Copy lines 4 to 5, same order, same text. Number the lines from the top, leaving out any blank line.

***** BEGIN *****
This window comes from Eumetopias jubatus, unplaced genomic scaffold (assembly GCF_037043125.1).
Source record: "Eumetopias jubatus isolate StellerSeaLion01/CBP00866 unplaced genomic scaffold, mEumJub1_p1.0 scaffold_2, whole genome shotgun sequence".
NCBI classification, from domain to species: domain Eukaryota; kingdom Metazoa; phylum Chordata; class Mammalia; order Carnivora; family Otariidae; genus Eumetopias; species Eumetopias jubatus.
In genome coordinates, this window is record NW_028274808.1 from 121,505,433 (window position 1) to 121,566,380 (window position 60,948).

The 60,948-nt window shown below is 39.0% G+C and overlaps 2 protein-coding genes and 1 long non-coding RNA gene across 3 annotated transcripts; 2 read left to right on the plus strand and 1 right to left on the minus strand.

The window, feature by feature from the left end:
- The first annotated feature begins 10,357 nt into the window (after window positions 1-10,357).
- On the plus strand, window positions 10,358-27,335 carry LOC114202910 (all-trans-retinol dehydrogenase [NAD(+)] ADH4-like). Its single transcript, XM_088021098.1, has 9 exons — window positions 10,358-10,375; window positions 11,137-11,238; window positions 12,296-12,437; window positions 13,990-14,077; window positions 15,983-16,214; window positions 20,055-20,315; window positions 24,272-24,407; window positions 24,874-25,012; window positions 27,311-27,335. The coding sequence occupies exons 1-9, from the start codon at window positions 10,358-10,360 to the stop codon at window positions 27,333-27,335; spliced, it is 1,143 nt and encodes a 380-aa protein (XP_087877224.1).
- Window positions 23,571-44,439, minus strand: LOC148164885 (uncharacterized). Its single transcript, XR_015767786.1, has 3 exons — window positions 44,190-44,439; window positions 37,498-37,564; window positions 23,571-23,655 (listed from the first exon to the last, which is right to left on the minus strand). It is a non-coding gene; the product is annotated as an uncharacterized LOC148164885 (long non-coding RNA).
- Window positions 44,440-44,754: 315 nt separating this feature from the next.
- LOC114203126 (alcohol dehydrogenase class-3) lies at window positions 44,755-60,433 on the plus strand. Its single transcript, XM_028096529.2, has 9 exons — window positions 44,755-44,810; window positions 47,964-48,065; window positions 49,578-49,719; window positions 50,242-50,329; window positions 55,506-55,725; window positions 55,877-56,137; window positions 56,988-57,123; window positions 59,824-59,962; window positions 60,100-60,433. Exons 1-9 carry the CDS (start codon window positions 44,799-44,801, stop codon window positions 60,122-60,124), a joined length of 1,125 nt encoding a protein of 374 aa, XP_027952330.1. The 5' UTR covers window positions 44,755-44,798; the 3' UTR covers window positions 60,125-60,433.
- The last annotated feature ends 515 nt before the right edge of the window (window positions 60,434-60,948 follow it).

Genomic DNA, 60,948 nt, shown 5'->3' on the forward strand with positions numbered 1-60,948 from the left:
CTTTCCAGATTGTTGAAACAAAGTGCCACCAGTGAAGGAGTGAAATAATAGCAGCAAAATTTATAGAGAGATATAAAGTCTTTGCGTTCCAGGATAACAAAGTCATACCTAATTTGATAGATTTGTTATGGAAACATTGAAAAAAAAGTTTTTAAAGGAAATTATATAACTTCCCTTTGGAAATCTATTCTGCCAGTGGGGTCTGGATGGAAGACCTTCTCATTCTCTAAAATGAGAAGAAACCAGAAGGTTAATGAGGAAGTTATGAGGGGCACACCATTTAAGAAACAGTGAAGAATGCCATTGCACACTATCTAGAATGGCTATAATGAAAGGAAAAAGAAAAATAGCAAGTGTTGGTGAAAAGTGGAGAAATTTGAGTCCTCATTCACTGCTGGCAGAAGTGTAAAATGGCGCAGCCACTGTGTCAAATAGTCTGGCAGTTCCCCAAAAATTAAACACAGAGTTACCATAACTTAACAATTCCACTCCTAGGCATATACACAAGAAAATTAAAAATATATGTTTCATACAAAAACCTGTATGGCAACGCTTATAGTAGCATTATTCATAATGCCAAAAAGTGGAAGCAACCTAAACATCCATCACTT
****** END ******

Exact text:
In genome coordinates, this window is record NW_028274808.1 from 121,505,433 (window position 1) to 121,566,380 (window position 60,948).

The 60,948-nt window shown below is 39.0% G+C and overlaps 2 protein-coding genes and 1 long non-coding RNA gene across 3 annotated transcripts; 2 read left to right on the plus strand and 1 right to left on the minus strand.